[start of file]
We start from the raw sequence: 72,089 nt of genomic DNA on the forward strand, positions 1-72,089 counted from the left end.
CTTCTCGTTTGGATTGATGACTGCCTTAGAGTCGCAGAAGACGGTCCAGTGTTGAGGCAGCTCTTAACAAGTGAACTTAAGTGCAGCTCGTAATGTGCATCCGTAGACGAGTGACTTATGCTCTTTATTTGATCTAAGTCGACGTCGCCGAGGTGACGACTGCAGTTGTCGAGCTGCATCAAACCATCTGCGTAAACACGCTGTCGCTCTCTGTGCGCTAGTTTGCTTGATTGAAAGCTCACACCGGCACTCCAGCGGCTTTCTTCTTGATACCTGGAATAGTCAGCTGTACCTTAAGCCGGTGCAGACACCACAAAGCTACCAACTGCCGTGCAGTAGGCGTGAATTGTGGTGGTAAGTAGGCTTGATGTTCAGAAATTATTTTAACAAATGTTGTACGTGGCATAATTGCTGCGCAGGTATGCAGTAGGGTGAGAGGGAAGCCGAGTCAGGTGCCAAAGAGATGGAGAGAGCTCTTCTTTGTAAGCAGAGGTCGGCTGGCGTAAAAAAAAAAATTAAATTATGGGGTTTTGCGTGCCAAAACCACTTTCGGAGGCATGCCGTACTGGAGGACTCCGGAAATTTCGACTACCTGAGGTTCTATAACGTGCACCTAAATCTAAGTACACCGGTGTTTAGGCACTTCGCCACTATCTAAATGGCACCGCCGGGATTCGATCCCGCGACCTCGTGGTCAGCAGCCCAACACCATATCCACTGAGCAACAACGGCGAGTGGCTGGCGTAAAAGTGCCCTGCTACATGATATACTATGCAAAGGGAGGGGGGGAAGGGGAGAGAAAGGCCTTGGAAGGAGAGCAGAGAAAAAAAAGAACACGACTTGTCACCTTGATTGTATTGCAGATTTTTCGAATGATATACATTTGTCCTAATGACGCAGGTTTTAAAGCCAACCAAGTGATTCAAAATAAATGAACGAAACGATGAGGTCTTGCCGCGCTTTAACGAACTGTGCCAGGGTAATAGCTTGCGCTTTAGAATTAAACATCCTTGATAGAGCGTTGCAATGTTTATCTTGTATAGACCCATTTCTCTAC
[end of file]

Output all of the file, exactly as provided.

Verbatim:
We start from the raw sequence: 72,089 nt of genomic DNA on the forward strand, positions 1-72,089 counted from the left end.
CTTCTCGTTTGGATTGATGACTGCCTTAGAGTCGCAGAAGACGGTCCAGTGTTGAGGCAGCTCTTAACAAGTGAACTTAAGTGCAGCTCGTAATGTGCATCCGTAGACGAGTGACTTATGCTCTTTATTTGATCTAAGTCGACGTCGCCGAGGTGACGACTGCAGTTGTCGAGCTGCATCAAACCATCTGCGTAAACACGCTGTCGCTCTCTGTGCGCTAGTTTGCTTGATTGAAAGCTCACACCGGCACTCCAGCGGCTTTCTTCTTGATACCTGGAATAGTCAGCTGTACCTTAAGCCGGTGCAGACACCACAAAGCTACCAACTGCCGTGCAGTAGGCGTGAATTGTGGTGGTAAGTAGGCTTGATGTTCAGAAATTATTTTAACAAATGTTGTACGTGGCATAATTGCTGCGCAGGTATGCAGTAGGGTGAGAGGGAAGCCGAGTCAGGTGCCAAAGAGATGGAGAGAGCTCTTCTTTGTAAGCAGAGGTCGGCTGGCGTAAAAAAAAAAATTAAATTATGGGGTTTTGCGTGCCAAAACCACTTTCGGAGGCATGCCGTACTGGAGGACTCCGGAAATTTCGACTACCTGAGGTTCTATAACGTGCACCTAAATCTAAGTACACCGGTGTTTAGGCACTTCGCCACTATCTAAATGGCACCGCCGGGATTCGATCCCGCGACCTCGTGGTCAGCAGCCCAACACCATATCCACTGAGCAACAACGGCGAGTGGCTGGCGTAAAAGTGCCCTGCTACATGATATACTATGCAAAGGGAGGGGGGGAAGGGGAGAGAAAGGCCTTGGAAGGAGAGCAGAGAAAAAAAAGAACACGACTTGTCACCTTGATTGTATTGCAGATTTTTCGAATGATATACATTTGTCCTAATGACGCAGGTTTTAAAGCCAACCAAGTGATTCAAAATAAATGAACGAAACGATGAGGTCTTGCCGCGCTTTAACGAACTGTGCCAGGGTAATAGCTTGCGCTTTAGAATTAAACATCCTTGATAGAGCGTTGCAATGTTTATCTTGTATAGACCCATTTCTCTAC